Candidates for the newly created District 6 seat on the Montgomery County Council are focused on retaining and expanding access to affordable housing.
Nine people are running for the seat encompassing Wheaton, Glenmont, Forest Glen and Aspen Hill. Six of the eight Democratic candidates participated in a recent forum, hosted by Bethesda Beat and Bethesda Magazine, in which they shared a range of opinions about how to ensure the future generation of county residents can afford to live in the area.
County Council districts were redrawn last year due to the expansion of the council from five district seats to seven and the results of the 2020 Census.
The candidates running in the July 19 primary for the District 6 seat are:
• Natali Fani Gonzalez (D)
• Omar Lazo (D)
• Maricé Morales (D)
• Brit Siman-Tov (D)
• Steve Solomon (D)
• Christa Tichy (D)
• Mark Trullinger (D)
• Vicki S. Vergagni (D)
Siman-Tov and Trullinger did not participate in the forum. Viet H. Doan, a Republican, is running unopposed and therefore guaranteed his party’s nomination in November.
Those who did participate said the county needs to better take advantage of existing housing.
Fani Gonzalez, former member of the Montgomery County Planning Board, said that it is important to preserve housing “where we have low-income communities,” but also make sure “those buildings are healthy and safe.”
“The issue with the affordable housing crisis we’re facing … is not solved with one solution. We need to be creative and make sure we have a big toolkit,” Fani Gonzalez said.
Vergagni, who has worked for national nonprofits, said that the condominium community in which she lives has seven times purchased units that have been sold in foreclosure, then renovated the units and sold them at market rate. They then wrapped the fees the previous owner owed the condominium association into the resale price, post-renovation.
“This can be done and enacted so easily if we will just get on the ball,” Vergagni said. “We need to make a long-term low interest fund to loan to these communities.”
A self-proclaimed local safety advocate, Tichy said the county currently offers 7,441 “rental assistance vouchers” to low-income residents, but that number should be doubled.
She also said the county needs to incentivize more potential landlords to rent their properties by shortening the timeline for the eviction process and not as strictly limiting the amount that landlords can raise their rents.
On Feb. 4, the County Council updated the “voluntary rent guidelines” to say landlords could not increase tenants’ rent by more than 0.4%. That restriction was in place throughout much of the pandemic as many renters throughout the county struggled to make payments. The mandate expired Sunday. But between Feb. 4 and May 15, landlords could not “notify tenants of a rent increase greater than 0.4%,” according to the county’s Department of Housing and Community Affairs.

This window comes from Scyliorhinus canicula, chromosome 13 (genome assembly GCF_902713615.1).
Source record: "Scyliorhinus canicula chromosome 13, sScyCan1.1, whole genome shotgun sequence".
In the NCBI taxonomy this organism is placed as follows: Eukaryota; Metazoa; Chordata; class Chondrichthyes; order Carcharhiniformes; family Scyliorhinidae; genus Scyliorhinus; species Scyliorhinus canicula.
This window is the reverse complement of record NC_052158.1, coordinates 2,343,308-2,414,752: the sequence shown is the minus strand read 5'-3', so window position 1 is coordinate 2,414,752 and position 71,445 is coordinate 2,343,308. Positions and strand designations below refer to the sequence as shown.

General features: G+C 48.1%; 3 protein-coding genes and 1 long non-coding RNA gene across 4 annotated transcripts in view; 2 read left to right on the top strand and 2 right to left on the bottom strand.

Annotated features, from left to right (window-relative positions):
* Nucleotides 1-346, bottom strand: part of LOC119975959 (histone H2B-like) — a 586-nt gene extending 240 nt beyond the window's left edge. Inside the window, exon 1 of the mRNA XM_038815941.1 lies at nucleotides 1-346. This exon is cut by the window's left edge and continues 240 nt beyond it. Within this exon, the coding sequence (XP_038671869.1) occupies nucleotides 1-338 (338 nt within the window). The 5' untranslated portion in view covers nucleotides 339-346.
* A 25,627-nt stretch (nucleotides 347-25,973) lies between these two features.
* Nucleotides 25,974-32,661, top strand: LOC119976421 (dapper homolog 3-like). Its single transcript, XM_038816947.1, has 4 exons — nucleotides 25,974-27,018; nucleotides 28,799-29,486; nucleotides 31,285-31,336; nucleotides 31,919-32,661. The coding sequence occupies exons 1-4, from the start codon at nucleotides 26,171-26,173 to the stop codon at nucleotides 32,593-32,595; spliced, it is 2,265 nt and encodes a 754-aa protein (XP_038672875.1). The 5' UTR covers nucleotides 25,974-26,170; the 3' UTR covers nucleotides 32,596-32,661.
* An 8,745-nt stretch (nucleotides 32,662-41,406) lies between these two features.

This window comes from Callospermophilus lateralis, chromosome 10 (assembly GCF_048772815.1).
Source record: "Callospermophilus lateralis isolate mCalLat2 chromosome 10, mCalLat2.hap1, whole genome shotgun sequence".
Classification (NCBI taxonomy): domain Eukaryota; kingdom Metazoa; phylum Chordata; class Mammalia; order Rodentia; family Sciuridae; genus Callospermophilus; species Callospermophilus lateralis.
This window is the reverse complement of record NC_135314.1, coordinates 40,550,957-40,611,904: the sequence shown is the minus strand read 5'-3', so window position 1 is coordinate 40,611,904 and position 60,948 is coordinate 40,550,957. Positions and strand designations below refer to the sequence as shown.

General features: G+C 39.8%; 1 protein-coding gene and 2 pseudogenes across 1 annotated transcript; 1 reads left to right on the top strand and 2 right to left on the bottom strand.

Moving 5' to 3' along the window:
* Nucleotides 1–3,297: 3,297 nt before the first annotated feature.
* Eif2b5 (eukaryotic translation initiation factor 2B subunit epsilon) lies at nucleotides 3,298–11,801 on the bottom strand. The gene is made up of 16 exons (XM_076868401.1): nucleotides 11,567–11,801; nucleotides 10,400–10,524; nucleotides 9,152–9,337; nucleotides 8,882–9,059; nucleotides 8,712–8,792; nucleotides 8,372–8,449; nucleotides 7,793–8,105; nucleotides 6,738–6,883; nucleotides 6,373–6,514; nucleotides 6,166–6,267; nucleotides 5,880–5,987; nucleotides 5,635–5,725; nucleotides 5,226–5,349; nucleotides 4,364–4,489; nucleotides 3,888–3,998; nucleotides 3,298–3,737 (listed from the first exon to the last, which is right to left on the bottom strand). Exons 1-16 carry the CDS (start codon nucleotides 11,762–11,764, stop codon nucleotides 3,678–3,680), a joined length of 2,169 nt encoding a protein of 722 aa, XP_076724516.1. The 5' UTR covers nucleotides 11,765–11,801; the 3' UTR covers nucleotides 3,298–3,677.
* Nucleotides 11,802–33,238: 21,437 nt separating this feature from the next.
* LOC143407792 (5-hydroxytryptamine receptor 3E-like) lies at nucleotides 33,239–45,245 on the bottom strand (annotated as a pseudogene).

Morales, an attorney and former state delegate, said the county should mandate more subsidized housing when new developments are built. She noted that, coming out of the COVID-19 pandemic, more people are working from home, so officials should also “look at buildings where we no longer need office space” and “reimagine” what it is used for, potentially more affordable housing.
“And we know from social behavioral science that you don’t want to just keep vulnerable communities amongst themselves,” Morales added. “We want to be able to have unified housing for everybody and make sure that if we build unified housing that people can have access to those developments.”
Solomon, a radio host, agreed, and said the county needs “to utilize spaces better,” pointing specifically to empty storefronts across the county.
“That’s become much more of a problem since there’s so much more telecommuting, so we have to utilize spaces better,” Solomon said, highlighting the success of the Pike & Rose development in Rockville.
Omar Lazo, co-owner of Los Chorros Restaurant in Wheaton said preserving and expanding affordable housing is one of the most important issues facing District 6.
He said that proposed updates to the county’s general plan, now called Thrive 2050, could help preserve affordable housing, including by maintaining existing moderately priced dwelling units (MPDUs) in multi-unit complexes. He said, however, that he is concerned the plan could lead to gentrification.
“There’s so many things in Thrive that I am for,” he said. “The only thing that worries me is making sure that there are safeguards in place so that the people that truly need affordable housing will have access to that affordable housing.”
Caitlynn Peetz can be reached at firstname.lastname@example.org